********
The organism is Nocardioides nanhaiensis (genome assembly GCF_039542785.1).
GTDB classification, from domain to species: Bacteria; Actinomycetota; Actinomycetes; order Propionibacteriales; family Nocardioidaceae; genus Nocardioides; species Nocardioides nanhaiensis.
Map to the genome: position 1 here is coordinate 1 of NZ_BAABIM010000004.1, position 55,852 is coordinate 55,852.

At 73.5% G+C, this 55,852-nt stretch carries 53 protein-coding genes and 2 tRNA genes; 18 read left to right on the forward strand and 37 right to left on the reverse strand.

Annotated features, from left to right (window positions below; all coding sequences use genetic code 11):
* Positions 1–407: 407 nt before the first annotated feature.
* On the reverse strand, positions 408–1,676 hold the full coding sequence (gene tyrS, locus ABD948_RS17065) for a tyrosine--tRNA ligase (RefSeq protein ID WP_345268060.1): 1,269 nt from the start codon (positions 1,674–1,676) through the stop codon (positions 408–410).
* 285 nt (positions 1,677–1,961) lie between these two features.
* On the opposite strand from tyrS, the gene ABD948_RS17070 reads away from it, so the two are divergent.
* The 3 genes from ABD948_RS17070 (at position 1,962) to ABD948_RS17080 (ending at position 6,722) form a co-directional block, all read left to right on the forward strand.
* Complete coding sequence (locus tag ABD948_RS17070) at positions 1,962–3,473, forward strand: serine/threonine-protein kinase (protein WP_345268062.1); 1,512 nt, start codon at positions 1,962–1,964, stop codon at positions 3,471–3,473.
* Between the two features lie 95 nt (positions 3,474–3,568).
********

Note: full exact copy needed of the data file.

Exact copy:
The organism is Nocardioides nanhaiensis (genome assembly GCF_039542785.1).
GTDB classification, from domain to species: Bacteria; Actinomycetota; Actinomycetes; order Propionibacteriales; family Nocardioidaceae; genus Nocardioides; species Nocardioides nanhaiensis.
Map to the genome: position 1 here is coordinate 1 of NZ_BAABIM010000004.1, position 55,852 is coordinate 55,852.

At 73.5% G+C, this 55,852-nt stretch carries 53 protein-coding genes and 2 tRNA genes; 18 read left to right on the forward strand and 37 right to left on the reverse strand.

Annotated features, from left to right (window positions below; all coding sequences use genetic code 11):
* Positions 1–407: 407 nt before the first annotated feature.
* On the reverse strand, positions 408–1,676 hold the full coding sequence (gene tyrS, locus ABD948_RS17065) for a tyrosine--tRNA ligase (RefSeq protein ID WP_345268060.1): 1,269 nt from the start codon (positions 1,674–1,676) through the stop codon (positions 408–410).
* 285 nt (positions 1,677–1,961) lie between these two features.
* On the opposite strand from tyrS, the gene ABD948_RS17070 reads away from it, so the two are divergent.
* The 3 genes from ABD948_RS17070 (at position 1,962) to ABD948_RS17080 (ending at position 6,722) form a co-directional block, all read left to right on the forward strand.
* Complete coding sequence (locus tag ABD948_RS17070) at positions 1,962–3,473, forward strand: serine/threonine-protein kinase (protein WP_345268062.1); 1,512 nt, start codon at positions 1,962–1,964, stop codon at positions 3,471–3,473.
* Between the two features lie 95 nt (positions 3,474–3,568).